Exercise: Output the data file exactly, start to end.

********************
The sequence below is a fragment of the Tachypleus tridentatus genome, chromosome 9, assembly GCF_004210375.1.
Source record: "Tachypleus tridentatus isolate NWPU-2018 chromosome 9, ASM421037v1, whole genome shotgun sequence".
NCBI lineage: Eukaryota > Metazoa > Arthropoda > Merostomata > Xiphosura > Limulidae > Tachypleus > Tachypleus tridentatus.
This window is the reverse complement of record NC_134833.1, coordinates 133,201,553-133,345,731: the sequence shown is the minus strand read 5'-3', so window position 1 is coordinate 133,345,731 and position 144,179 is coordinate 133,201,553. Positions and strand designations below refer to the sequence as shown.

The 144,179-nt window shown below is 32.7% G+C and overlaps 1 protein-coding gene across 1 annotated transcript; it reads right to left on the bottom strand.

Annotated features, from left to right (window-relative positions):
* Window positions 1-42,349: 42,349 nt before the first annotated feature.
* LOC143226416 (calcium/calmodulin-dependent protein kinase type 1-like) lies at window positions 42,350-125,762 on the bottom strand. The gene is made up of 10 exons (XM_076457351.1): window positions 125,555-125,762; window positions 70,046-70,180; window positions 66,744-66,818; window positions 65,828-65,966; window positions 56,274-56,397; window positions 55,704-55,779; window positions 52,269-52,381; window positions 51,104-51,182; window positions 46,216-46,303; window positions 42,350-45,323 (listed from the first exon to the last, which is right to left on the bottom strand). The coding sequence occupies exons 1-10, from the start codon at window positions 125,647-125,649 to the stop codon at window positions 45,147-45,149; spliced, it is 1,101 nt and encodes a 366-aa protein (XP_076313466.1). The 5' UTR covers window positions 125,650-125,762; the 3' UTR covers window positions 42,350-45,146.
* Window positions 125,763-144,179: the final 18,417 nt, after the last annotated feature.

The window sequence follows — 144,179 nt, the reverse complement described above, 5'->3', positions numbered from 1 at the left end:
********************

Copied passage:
The sequence below is a fragment of the Tachypleus tridentatus genome, chromosome 9, assembly GCF_004210375.1.
Source record: "Tachypleus tridentatus isolate NWPU-2018 chromosome 9, ASM421037v1, whole genome shotgun sequence".
NCBI lineage: Eukaryota > Metazoa > Arthropoda > Merostomata > Xiphosura > Limulidae > Tachypleus > Tachypleus tridentatus.
This window is the reverse complement of record NC_134833.1, coordinates 133,201,553-133,345,731: the sequence shown is the minus strand read 5'-3', so window position 1 is coordinate 133,345,731 and position 144,179 is coordinate 133,201,553. Positions and strand designations below refer to the sequence as shown.

The 144,179-nt window shown below is 32.7% G+C and overlaps 1 protein-coding gene across 1 annotated transcript; it reads right to left on the bottom strand.

Annotated features, from left to right (window-relative positions):
* Window positions 1-42,349: 42,349 nt before the first annotated feature.
* LOC143226416 (calcium/calmodulin-dependent protein kinase type 1-like) lies at window positions 42,350-125,762 on the bottom strand. The gene is made up of 10 exons (XM_076457351.1): window positions 125,555-125,762; window positions 70,046-70,180; window positions 66,744-66,818; window positions 65,828-65,966; window positions 56,274-56,397; window positions 55,704-55,779; window positions 52,269-52,381; window positions 51,104-51,182; window positions 46,216-46,303; window positions 42,350-45,323 (listed from the first exon to the last, which is right to left on the bottom strand). The coding sequence occupies exons 1-10, from the start codon at window positions 125,647-125,649 to the stop codon at window positions 45,147-45,149; spliced, it is 1,101 nt and encodes a 366-aa protein (XP_076313466.1). The 5' UTR covers window positions 125,650-125,762; the 3' UTR covers window positions 42,350-45,146.
* Window positions 125,763-144,179: the final 18,417 nt, after the last annotated feature.

The window sequence follows — 144,179 nt, the reverse complement described above, 5'->3', positions numbered from 1 at the left end: